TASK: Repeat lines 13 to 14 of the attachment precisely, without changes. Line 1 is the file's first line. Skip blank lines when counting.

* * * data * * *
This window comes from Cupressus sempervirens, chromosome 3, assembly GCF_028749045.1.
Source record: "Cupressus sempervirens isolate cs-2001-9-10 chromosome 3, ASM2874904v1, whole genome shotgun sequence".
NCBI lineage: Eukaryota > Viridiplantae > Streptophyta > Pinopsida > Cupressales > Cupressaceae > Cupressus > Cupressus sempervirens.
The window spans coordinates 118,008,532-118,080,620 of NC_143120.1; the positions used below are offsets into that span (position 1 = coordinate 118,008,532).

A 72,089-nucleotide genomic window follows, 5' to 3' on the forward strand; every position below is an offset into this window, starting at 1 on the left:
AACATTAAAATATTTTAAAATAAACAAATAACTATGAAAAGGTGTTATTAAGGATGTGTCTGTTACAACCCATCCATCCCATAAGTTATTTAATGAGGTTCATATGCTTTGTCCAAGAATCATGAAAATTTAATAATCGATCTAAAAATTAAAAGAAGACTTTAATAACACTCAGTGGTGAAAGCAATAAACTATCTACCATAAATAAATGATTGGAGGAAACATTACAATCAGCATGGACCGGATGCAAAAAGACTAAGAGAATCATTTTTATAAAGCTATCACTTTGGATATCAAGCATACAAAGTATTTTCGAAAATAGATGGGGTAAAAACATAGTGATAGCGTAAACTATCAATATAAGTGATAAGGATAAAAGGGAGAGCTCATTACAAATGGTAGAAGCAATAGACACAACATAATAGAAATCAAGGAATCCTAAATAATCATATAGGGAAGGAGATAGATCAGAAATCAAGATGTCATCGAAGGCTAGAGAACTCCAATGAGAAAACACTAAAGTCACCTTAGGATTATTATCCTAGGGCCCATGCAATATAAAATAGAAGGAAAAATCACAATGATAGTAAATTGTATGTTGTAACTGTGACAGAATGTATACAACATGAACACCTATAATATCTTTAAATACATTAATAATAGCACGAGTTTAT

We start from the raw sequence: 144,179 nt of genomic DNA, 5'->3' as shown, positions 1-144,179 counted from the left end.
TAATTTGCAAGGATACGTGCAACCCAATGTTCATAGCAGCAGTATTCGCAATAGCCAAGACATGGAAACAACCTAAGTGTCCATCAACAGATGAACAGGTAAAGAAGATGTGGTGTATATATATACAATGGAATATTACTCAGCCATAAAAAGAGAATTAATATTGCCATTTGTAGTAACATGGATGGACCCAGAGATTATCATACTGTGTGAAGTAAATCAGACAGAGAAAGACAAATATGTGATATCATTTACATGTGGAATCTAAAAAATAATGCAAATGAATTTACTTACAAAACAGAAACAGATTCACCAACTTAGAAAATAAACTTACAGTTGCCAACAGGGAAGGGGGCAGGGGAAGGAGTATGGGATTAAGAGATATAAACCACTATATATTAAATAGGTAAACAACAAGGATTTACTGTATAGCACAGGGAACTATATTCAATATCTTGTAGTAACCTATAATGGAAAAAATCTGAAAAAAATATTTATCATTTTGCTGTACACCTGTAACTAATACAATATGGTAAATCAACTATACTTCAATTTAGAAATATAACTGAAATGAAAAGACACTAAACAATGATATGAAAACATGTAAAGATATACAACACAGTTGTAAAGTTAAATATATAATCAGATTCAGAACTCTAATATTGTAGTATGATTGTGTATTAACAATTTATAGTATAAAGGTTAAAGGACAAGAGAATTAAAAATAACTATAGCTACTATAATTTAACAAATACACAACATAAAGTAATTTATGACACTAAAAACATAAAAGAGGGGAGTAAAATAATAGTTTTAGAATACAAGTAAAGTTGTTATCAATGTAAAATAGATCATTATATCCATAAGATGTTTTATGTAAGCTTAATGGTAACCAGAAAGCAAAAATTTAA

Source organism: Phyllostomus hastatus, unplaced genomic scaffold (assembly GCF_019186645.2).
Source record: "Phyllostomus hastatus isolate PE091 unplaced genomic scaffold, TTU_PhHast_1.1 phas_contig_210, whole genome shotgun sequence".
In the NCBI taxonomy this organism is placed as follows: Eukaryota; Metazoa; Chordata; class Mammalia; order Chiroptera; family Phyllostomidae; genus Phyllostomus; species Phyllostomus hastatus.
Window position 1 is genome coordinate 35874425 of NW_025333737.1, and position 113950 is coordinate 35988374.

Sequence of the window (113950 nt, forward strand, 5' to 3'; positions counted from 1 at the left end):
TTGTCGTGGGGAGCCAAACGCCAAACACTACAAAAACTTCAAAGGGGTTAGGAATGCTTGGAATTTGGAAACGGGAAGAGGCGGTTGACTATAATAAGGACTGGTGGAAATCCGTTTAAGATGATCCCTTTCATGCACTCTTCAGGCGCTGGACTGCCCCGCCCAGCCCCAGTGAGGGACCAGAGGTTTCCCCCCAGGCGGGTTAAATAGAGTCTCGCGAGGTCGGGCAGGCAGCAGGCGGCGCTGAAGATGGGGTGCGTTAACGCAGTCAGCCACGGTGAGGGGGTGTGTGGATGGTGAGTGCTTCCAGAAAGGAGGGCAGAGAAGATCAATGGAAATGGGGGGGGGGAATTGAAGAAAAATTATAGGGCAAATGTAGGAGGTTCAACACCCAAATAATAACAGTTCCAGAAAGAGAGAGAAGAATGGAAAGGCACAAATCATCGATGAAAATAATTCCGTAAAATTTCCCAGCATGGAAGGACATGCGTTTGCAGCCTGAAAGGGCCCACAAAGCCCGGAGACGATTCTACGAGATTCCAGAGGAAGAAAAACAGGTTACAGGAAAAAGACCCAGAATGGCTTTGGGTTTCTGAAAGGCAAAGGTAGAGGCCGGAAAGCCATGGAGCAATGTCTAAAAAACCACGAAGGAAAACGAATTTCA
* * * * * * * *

Sequence of the window (113950 nt, forward strand, 5' to 3'; positions counted from 1 at the left end):
TTGTCGTGGGGAGCCAAACGCCAAACACTACAAAAACTTCAAAGGGGTTAGGAATGCTTGGAATTTGGAAACGGGAAGAGGCGGTTGACTATAATAAGGACTGGTGGAAATCCGTTTAAGATGATCCCTTTCATGCACTCTTCAGGCGCTGGACTGCCCCGCCCAGCCCCAGTGAGGGACCAGAGGTTTCCCCCCAGGCGGGTTAAATAGAGTCTCGCGAGGTCGGGCAGGCAGCAGGCGGCGCTGAAGATGGGGTGCGTTAACGCAGTCAGCCACGGTGAGGGGGTGTGTGGATGGTGAGTGCTTCCAGAAAGGAGGGCAGAGAAGATCAATGGAAATGGGGGGGGGGAATTGAAGAAAAATTATAGGGCAAATGTAGGAGGTTCAACACCCAAATAATAACAGTTCCAGAAAGAGAGAGAAGAATGGAAAGGCACAAATCATCGATGAAAATAATTCCGTAAAATTTCCCAGCATGGAAGGACATGCGTTTGCAGCCTGAAAGGGCCCACAAAGCCCGGAGACGATTCTACGAGATTCCAGAGGAAGAAAAACAGGTTACAGGAAAAAGACCCAGAATGGCTTTGGGTTTCTGAAAGGCAAAGGTAGAGGCCGGAAAGCCATGGAGCAATGTCTAAAAAACCACGAAGGAAAACGAATTTCA